Today, criminal aliens account for over 25% of federal prison inmates and represent the fastest growing segment of the federal prison population. For the first time ever, more that 50, 000 criminal aliens were deported in fiscal year 1997. In fiscal year 1998, the number jumped by more than 50% to 106, 000. According to Immigration Subcommittee Chairman Congressman Lamar Smith, only a small percentage of criminals are being deported. Congress in 1996 passed a law that took effect last October that requires mandatory detention and deportation of aliens who commit any of a long list of offenses, regardless of how long ago they occurred.

INS is making every effort to remove the criminal aliens expeditiously but many foreign countries hinder this process by not issuing the necessary travel documents in an expedient fashion. This intentional delay affect the American public, both socially and economically. Closer to home, Miami's foreign born population rose, in a ten year period, by about 28, 000 (14. 9%) since 1980. During the same period, the city's overall population was increasing by about 12, 000. 4 This caused the share of the population that was foreign born to increase from 53.

7% to 59. 7%. In contrast, the largest number of immigrants are of Cuban decent totaling 72, 042, Haitians, 29, 219, Jamaicans, 9, 887. According to reports by the US Border Patrol, 2, 000 Cubans have arrived since October 1, 1998. Since it's enactment in 1965, The Cuban Adjustment Act has fundamentally treated Cuban nationals differently than any other national. This law provides Cuban nationals a "safe haven", no questions asked, do as you please in America.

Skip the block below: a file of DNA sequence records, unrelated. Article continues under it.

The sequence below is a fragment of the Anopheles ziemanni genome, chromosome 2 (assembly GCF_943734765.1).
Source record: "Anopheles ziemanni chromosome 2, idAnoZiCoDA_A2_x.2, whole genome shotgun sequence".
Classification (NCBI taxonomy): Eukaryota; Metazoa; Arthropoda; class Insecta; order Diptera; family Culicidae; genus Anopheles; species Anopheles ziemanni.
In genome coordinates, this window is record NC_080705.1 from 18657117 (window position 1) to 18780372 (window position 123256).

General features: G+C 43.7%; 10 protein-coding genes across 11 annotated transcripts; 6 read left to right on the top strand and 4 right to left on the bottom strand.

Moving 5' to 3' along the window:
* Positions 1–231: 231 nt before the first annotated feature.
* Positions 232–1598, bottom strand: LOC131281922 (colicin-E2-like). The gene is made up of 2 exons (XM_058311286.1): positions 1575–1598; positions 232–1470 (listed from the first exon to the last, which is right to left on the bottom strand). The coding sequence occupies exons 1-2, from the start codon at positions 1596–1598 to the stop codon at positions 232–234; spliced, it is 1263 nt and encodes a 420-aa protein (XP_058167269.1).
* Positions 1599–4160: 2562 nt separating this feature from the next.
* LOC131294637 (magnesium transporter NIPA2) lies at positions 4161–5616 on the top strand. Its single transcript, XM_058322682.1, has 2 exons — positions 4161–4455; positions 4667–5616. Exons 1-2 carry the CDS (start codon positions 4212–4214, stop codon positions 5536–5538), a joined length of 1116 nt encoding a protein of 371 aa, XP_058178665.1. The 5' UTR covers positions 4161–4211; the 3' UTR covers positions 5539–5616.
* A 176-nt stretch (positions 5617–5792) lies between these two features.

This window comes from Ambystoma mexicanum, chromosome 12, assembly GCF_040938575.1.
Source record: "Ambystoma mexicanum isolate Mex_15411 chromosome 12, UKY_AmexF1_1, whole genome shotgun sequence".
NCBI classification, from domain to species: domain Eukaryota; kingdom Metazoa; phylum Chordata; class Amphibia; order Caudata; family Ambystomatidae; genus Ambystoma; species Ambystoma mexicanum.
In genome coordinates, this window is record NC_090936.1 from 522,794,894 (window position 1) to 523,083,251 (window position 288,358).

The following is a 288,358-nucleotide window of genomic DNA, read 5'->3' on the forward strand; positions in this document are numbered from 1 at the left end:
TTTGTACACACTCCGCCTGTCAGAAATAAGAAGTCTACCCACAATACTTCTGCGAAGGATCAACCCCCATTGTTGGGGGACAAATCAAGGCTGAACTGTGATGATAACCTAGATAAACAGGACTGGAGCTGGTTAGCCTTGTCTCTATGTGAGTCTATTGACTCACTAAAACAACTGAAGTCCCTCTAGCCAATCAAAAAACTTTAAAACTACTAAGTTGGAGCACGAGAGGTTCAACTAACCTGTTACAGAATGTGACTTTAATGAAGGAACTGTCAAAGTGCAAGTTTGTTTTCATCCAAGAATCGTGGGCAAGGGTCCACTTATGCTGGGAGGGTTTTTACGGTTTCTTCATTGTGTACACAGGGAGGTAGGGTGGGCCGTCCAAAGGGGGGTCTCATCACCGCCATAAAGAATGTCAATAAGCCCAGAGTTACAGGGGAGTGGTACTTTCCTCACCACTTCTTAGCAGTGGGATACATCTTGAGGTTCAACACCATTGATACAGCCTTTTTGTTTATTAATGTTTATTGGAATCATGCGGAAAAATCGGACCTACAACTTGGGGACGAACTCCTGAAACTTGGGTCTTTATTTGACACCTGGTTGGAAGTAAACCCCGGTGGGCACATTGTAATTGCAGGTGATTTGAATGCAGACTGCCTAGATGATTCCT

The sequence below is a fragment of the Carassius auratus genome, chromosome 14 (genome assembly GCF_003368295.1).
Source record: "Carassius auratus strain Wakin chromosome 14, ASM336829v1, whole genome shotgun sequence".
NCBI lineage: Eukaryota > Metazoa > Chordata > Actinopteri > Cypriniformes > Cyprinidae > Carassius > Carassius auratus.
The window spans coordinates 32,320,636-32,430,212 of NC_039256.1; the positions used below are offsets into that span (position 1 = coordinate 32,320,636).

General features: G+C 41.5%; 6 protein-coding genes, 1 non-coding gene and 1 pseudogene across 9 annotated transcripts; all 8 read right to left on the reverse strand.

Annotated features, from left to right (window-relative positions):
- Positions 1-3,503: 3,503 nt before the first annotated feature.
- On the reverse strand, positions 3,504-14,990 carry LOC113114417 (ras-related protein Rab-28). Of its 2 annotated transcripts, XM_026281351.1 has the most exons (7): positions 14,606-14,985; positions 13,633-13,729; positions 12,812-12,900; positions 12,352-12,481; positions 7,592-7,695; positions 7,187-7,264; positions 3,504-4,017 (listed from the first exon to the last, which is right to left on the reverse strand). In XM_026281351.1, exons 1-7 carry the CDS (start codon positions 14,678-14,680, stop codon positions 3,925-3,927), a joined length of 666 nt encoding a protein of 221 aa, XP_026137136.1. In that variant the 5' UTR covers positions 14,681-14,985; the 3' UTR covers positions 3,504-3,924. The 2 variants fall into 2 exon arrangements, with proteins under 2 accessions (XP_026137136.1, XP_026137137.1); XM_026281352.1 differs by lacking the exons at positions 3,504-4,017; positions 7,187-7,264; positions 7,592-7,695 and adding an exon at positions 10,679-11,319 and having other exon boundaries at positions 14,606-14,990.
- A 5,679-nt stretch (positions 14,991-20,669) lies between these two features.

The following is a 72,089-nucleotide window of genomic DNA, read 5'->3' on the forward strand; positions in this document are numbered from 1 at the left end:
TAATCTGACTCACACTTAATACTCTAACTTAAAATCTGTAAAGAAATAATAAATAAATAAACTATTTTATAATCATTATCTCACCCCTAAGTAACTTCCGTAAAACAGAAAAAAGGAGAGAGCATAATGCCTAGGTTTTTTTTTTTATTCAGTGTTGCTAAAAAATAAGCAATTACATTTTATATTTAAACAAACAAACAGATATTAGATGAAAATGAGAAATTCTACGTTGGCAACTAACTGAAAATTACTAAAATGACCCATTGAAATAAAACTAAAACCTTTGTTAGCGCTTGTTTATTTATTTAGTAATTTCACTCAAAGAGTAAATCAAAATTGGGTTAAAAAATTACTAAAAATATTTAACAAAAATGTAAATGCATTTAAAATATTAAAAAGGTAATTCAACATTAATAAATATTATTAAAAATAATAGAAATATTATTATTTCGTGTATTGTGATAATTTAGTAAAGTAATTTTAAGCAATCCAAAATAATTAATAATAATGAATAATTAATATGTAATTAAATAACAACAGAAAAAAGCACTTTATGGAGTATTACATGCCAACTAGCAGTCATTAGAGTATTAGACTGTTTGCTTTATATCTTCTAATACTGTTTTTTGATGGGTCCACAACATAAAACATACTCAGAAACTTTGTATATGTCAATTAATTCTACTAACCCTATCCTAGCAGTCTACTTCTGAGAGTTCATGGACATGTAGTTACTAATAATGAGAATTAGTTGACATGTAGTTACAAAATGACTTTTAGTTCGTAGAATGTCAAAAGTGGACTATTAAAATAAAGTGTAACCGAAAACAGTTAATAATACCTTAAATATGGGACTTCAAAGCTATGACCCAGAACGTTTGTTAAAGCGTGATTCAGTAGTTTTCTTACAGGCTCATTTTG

It is believed that the Cuban nationals are fleeing a government of persecution, but in my opinion, they are fleeing a government in economic shambles. Despite the fact that their country is economically inept they should be treated as any other person that comes to the country illegally. Nonetheless, as soon as Cubans set foot on American soil they are granted with employment authorization, can adjust their status to lawful permanent status (green card) within a year, can apply for US citizenship within five years, and government assistance (welfare). All of these benefits without really knowing about their backgrounds.

For instance, a mass murderer in Cuba could set foot on US soil and based on a honor system interview conducted by INS, the person must be admitted.